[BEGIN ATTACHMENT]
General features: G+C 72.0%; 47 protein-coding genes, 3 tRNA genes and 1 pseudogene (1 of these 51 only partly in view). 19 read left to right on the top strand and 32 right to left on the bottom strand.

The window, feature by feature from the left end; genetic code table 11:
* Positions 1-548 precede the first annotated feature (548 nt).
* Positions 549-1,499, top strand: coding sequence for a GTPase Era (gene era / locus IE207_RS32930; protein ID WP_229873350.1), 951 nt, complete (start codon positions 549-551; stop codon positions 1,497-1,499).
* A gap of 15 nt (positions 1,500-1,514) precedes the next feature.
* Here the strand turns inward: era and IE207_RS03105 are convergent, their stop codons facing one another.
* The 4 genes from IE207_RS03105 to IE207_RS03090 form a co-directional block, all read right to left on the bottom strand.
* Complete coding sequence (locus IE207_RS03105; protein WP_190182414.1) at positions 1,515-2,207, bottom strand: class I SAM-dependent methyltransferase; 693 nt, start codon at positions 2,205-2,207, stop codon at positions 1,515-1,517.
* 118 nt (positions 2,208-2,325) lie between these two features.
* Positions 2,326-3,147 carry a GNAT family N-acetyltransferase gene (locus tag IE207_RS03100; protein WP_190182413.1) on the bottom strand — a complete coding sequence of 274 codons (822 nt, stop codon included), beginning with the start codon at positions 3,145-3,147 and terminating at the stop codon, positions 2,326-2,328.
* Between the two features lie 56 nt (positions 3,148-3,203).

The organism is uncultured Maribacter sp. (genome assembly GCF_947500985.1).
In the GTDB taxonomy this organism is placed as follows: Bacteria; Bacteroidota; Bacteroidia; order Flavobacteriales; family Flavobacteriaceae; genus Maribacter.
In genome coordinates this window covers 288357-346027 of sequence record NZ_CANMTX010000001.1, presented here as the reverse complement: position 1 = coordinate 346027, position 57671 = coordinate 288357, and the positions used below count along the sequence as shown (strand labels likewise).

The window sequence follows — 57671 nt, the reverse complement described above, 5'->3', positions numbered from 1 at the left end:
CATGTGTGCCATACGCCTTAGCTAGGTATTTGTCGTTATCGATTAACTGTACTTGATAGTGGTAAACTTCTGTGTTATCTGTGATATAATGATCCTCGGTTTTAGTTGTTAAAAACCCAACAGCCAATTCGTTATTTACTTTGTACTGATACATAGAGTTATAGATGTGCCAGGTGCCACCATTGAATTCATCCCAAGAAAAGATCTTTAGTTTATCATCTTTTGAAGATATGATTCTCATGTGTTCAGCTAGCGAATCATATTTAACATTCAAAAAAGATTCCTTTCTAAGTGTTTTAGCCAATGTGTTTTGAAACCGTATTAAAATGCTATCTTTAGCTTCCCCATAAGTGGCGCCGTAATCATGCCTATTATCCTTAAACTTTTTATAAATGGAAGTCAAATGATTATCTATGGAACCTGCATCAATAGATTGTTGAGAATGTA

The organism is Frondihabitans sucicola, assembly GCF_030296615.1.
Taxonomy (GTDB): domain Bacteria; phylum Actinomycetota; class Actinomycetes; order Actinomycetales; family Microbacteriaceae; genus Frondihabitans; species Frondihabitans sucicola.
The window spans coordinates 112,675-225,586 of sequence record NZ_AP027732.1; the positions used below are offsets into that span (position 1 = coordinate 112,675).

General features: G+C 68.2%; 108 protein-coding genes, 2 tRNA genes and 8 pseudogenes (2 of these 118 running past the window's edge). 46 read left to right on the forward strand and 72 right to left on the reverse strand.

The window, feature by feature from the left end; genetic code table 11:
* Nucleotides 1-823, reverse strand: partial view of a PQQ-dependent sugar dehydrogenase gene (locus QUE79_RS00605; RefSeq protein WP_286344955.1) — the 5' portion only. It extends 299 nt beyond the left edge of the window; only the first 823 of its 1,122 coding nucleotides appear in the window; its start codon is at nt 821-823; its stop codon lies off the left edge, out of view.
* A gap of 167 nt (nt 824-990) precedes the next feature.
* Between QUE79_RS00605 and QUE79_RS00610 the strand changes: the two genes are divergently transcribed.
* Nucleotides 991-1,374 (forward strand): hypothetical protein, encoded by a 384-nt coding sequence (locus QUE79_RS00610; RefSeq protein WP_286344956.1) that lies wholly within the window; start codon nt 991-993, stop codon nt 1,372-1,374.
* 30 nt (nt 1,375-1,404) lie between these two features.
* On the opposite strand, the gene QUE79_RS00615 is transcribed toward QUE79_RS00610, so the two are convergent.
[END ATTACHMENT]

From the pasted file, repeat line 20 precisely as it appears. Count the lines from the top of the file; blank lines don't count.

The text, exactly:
General features: G+C 68.2%; 108 protein-coding genes, 2 tRNA genes and 8 pseudogenes (2 of these 118 running past the window's edge). 46 read left to right on the forward strand and 72 right to left on the reverse strand.